Bishop to Queen by Lexy Wolfe

I have mixed feelings about Bishop to Queen by Lexy Wolfe. I didn't know it was the second in the series until I started to get this post ready. I did feel like this worked fine as a stand-alone and given the beginning and end of this one, I do wonder how the first fit in, but don't think I'll bother going back to read it. On the one hand, I enjoyed reading Bishop to Queen. I flew through it and maybe put off doing some work to read it instead. It was a fun book that moved along at a good pace. The characters were interesting and amusing if slightly one-dimensional. The idea of what makes a being human and what makes someone "good," while not a new topic in sci-fi, was explored well here. There were a couple of things I didn't like about the book too. First, as I mentioned, the characters were not a multi-dimensional as I could...
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Sci-Fi Summer Wrap-Up

Sci-Fi Summer Wrap-Up

The Sci-Fi Summer Readathon wraps up this evening. Thanks, Michelle, for hosting again this year. I finished several books: Altered Carbon by Richard K. Morgan; finished June 8, reviewBishop to Queen by Lexy Wolfe; finished June 10, review coming in JulyFinder by Suzanne Palmer; finished June 15, reviewThe Caledonian Gambit by Dan Moren; finished June 22, review“Pilot Error” by Dan Moren; finished June 22A Memory Called Empire by Arkady Martine; finished June 22, review And started a couple that I haven't quite finished yet: Westside by W.M. AkersThe Fifth Season by N.K. Jemisin My favorite was A Memory Called Empire. I loved the world-building and the characters. It's also one of the finalists for this year's Hugo Award. My least favorite was Bishop to Queen. I didn't really connect with any of the characters and the story itself wasn't full enough for me. ...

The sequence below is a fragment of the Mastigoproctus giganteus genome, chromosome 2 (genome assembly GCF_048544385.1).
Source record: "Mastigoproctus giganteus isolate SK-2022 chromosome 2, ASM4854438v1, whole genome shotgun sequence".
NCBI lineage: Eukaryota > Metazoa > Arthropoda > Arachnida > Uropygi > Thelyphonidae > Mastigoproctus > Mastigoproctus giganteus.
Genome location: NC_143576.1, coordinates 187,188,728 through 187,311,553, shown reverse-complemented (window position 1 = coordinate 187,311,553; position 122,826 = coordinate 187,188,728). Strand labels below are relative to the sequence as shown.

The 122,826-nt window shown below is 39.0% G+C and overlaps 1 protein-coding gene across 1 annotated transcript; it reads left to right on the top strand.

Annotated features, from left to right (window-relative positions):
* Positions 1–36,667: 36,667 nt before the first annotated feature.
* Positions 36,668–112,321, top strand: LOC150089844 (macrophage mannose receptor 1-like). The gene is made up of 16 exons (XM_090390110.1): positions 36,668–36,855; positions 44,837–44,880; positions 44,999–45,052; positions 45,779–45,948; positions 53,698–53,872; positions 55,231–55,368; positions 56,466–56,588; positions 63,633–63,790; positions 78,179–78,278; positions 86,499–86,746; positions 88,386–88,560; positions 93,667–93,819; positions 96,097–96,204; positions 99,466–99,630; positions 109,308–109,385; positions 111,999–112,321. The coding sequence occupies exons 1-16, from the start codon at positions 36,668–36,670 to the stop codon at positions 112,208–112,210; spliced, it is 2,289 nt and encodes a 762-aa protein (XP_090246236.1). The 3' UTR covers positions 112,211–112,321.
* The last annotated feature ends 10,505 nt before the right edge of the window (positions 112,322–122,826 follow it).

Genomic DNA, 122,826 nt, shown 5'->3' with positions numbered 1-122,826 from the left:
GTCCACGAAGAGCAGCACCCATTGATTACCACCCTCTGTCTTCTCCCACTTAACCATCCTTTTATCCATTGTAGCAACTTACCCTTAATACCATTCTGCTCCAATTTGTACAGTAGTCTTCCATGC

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A Memory Called Empire by Arkady Martine

A Memory Called Empire by Arkady Martine

I thoroughly enjoyed A Memory Called Empire. It was engrossing and smart. It's science fiction centered around political intrigue and a murder mystery. One of the themes of the book is colonialism. Teixcalaan is a galaxies-spanning empire with a capital that is a planet-spanning City. In their language, the word for the world and the planet and the city is the same. Peoples who are not part of the empire are "barbarians" and while in the City are not granted the freedoms and technology of the Teixcalaani. It is an old culture rooted traditions and deeply connected to its poetry. I found the importance of poetry to the culture fascinating and is part of what I loved. Poetry as history, political rhetoric, battle cry, prayer for peace, everything poetry can be but that we don't give the power it deserves. Teixcalaan's size and influence dwarfs the small, but still independent Lsel station. Mahit Dzmare is the new ambassador from Lsel to Teixcalaan,...